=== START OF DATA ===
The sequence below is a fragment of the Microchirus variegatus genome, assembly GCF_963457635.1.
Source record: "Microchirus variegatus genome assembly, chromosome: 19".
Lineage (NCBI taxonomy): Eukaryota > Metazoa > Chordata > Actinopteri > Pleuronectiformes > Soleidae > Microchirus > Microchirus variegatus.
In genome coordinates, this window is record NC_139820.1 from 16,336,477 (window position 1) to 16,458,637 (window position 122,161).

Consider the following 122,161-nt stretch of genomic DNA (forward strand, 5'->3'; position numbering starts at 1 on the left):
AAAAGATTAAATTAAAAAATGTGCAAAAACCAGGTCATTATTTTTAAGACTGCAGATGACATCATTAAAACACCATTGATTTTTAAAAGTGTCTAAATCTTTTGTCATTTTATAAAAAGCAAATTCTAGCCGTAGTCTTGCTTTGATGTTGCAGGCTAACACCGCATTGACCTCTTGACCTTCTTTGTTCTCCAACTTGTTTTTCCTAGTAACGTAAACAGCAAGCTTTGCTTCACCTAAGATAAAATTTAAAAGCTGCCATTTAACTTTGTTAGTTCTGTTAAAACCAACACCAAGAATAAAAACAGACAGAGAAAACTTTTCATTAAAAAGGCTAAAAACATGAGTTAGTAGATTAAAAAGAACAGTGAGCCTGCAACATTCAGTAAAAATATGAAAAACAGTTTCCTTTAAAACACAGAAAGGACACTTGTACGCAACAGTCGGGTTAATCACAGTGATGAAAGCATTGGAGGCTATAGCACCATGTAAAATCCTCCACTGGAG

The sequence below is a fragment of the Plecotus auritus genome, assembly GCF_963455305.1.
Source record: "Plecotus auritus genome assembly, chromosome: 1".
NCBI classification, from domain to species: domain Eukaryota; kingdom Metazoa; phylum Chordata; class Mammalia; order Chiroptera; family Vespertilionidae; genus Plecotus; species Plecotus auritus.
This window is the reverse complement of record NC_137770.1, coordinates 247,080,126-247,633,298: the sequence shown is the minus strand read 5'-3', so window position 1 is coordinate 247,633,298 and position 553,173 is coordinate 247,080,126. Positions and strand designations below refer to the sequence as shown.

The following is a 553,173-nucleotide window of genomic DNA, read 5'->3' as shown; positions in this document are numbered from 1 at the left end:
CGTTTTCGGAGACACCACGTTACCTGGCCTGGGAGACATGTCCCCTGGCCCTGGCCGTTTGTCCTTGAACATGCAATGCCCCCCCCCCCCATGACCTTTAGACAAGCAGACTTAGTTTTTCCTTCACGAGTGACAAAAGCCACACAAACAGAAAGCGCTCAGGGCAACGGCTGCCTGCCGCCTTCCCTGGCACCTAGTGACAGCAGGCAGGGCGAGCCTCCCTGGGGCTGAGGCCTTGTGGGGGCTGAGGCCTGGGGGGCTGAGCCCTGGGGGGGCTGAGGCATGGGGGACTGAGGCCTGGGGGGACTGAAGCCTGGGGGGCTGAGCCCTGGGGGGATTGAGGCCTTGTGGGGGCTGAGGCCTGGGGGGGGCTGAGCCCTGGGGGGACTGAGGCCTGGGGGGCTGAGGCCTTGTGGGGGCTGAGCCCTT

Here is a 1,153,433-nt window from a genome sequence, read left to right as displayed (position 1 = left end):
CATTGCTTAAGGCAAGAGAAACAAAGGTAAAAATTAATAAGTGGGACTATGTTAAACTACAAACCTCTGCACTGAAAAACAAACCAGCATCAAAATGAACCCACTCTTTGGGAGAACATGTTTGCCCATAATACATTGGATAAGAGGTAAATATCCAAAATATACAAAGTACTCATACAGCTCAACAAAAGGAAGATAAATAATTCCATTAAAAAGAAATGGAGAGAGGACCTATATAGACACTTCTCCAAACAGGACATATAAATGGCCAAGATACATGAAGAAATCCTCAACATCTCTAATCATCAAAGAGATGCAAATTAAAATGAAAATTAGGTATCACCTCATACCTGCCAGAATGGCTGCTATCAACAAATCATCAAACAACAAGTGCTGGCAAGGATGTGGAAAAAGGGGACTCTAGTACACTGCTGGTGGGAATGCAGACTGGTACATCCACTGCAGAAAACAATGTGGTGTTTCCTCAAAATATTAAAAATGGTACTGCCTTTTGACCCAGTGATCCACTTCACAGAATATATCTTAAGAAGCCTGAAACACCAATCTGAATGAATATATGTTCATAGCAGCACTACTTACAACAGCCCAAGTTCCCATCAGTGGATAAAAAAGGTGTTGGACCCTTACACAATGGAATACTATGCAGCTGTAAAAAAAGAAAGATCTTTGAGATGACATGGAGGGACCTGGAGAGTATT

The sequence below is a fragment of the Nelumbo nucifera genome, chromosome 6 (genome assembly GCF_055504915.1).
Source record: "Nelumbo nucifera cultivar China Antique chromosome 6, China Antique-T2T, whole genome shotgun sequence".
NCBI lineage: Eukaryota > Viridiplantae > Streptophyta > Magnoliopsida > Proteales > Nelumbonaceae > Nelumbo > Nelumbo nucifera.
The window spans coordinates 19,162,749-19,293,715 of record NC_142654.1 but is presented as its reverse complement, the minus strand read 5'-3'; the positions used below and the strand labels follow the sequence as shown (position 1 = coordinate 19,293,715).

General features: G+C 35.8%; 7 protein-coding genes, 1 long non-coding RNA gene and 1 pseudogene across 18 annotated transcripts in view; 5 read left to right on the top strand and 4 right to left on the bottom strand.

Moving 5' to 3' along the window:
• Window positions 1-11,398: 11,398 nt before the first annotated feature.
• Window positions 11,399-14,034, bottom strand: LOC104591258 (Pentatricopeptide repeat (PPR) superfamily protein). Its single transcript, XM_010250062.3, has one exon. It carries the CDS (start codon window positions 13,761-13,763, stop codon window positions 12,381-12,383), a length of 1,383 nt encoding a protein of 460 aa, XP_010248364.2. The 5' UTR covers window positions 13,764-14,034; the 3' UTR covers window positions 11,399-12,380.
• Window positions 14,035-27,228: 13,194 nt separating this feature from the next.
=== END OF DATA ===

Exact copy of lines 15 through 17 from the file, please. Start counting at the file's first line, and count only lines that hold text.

The sequence below is a fragment of the Nelumbo nucifera genome, chromosome 6 (genome assembly GCF_055504915.1).
Source record: "Nelumbo nucifera cultivar China Antique chromosome 6, China Antique-T2T, whole genome shotgun sequence".
NCBI lineage: Eukaryota > Viridiplantae > Streptophyta > Magnoliopsida > Proteales > Nelumbonaceae > Nelumbo > Nelumbo nucifera.